What does planned obsolescence mean in this context? For starters, perhaps this means more attention towards “Non-Pipeline Alternatives” such demand-side measures to provide the same service (e.g. space conditioning) without new investments in pipelines. Maybe it also means investing more in networked geothermal (link above) – not just in its deployment, but in optimizing the technology itself.

And, maybe it also means teaming up with electric utilities to file combined Integrated Resource Plans to find the lowest-cost solutions for serving customers. PG&E’s Remote Grid Program – which constructs remote microgrids to serve customers without the need for maintaining long, expensive, and wildfire-prone electric lines – is a shining example of an innovative utility solution to fulfill their customers’ “job to be done” (electricity in the home) at lowest cost and lowest risk. Rhetorical: what can the gas utility learn from this example?

At ADL, we spend the vast majority of our time thinking about the future. Here we propose a few strategies for the wider energy industry, based on the aforementioned coal workers’ union 2021 announcement.

1. Own the technology that disrupts your status quo.

R&D is the heart pumping blood through any tech company’s body. Don’t stick to incremental improvements; pursue Horizon 3 ideas. Invent the future before your competitors do. (And the second you think you don’t have competitors, even as a regulated utility, you’re on your death march.)

EXAMPLE: Amazon’s sustained success through multiple transformations can largely be attributed to this line of thinking. Why just sell books when you can sell Kindles and tear apart the book industry? Why just sell books when you can use the same technology to sell literally anything? And if you’ve already built advanced internal server capabilities, while you’re at it, why not just triple your profits with Amazon Web Services? These business transformations seem natural in retrospect, but they weren’t straightforward at the time (just ask anyone who didn’t buy Amazon stock in 2006).

2. Place bets on your possible successor(s).

Map the possible 20-to-30 year future states of your industry, and make a list of the technologies or conditions that could catalyze each one. Find entrepreneurs and innovators developing versions of those technologies. Invest in them. Benefit from their victories.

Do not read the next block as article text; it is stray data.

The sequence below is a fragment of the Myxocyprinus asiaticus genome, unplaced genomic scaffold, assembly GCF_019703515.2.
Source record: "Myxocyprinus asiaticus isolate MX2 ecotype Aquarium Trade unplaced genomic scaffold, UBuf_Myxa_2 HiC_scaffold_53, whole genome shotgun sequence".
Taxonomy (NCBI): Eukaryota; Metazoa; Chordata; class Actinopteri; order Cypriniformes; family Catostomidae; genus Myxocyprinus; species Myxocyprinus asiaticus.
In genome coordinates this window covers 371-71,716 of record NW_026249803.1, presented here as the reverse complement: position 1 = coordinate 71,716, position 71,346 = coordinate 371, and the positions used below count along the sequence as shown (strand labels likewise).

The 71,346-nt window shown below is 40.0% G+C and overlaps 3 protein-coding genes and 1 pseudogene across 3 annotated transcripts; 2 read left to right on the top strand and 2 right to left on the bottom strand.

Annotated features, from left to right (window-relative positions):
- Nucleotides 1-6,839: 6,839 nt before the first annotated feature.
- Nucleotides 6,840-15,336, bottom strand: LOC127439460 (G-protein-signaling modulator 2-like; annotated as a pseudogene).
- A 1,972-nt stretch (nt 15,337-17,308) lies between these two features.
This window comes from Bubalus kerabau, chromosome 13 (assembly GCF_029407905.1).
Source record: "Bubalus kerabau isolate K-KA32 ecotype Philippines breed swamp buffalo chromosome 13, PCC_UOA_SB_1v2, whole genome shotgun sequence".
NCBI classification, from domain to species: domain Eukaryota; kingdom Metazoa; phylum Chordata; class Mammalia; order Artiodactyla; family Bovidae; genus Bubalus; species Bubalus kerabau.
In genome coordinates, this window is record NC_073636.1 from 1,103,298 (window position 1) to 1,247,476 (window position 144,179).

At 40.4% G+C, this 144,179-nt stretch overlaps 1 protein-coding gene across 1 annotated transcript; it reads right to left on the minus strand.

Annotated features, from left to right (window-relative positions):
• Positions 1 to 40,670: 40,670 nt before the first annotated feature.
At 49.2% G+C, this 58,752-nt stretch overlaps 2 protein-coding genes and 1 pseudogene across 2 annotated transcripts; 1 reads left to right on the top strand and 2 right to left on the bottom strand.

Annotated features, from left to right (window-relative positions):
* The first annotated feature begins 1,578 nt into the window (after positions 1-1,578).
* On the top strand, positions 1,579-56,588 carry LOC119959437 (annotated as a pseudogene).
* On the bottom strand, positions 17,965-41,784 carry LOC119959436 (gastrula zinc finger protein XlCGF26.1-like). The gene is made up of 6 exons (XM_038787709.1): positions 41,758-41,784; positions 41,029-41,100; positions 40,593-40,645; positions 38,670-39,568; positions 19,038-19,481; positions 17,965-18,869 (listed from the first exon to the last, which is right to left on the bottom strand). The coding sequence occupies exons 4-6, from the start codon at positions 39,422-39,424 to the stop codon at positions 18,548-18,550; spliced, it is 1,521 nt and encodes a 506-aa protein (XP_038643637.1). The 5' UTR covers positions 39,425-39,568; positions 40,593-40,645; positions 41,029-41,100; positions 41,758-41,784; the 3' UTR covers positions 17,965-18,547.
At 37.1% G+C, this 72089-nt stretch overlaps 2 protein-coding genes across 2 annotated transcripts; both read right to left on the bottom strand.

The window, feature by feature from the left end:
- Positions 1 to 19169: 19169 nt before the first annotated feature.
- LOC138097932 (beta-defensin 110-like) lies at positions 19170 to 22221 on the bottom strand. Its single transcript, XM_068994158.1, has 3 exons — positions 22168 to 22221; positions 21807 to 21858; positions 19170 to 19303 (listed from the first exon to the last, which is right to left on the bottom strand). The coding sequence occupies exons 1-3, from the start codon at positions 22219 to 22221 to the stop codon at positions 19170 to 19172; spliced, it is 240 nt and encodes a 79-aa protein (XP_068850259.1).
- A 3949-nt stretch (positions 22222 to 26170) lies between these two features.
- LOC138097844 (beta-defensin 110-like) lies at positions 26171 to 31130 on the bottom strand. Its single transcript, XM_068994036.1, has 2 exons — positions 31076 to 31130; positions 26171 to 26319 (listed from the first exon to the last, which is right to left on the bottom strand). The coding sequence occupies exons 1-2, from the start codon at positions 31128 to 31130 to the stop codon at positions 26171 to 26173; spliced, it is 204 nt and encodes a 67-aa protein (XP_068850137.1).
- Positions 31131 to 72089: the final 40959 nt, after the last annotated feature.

EXAMPLE: Remember when Ford bought Tesla? Neither do I. Tesla’s first Roadster hit the road just 15 years ago, and at the time of this writing, Tesla’s market cap is seven times that of Ford (even after its post-$1T-club collapse). Ford is 100 years older as a company (to the year), but it failed to anticipate – or even insulate itself from – the EV transformation, and now Tesla is eating its lunch. (Or will the F150 Lightning steal it back?)

3. Turn your competitors into allies.

Though you may be used to decades of competition, your competitors face the same challenges you do. Put your heads – and your assets – together and see what opportunities you can create together. Remember the African proverb: If you want to go fast, go alone; if you want to go far, go together. (Author’s note: African proverbs are the best proverbs.)

EXAMPLE: The Open Invention Network (OIN) was founded by IBM, Red Hat, and NEC in 2005 and now boasts support from Google, Toyota, Philips and others. This community of companies have agreed to share their patented technology with each other in order to help promote innovation and defend against patent lawsuits. By creating a more open and collaborative environment for innovation in the name of customer value, the OIN allows the member companies to focus on rapidly developing new products and services rather than worrying about patent disputes.

4. Pilot, pilot, and then pilot some more.

It’s true: “pilot fatigue” is real. It’s hard to effectively manage an array of projects with an array of vendors while maintaining sufficient attention on safety, accountability, measuring success, and the like. But – and believe us – if you’re a major energy, buildings or transportation player, there are queues of startups out there that would bend over backwards for the chance to work with you. You just need to find them – and ADL’s ProblemSpace platform can help you short-circuit that process. Heck, maybe even band together with your brand new allies (see #3 above) and co-sponsor a pilot series. ProblemSpace can facilitate that too.

5. Continuously upskill your workforce.

Let’s face it: hiring is time-consuming and layoffs suck. Minimizing both requires maintaining a skilled and versatile workforce capable of adopting the next generation of technologies, processes and procedures. Don’t let your workforce hold you back – but don’t hold back your workforce, either. Invest in internal training programs and make continued education part of your firm’s culture. After all, culture eats strategy for breakfast (or more accurately dinner, because if your culture is eating your strategy, your sun has already set!).

If you think about any of these things in your job, please reach out to us. We would love to hear how others around the energy, transportation and construction industries apply similar principles to their own strategic growth initiatives. Perhaps our ProblemSpace model can help you fill that gap in your technology portfolio, or ADL can help you build new revenue sources with our Monetizing Innovation framework.

How can ADL help you stay ahead of your industry’s curve? Reach out to us below to find out!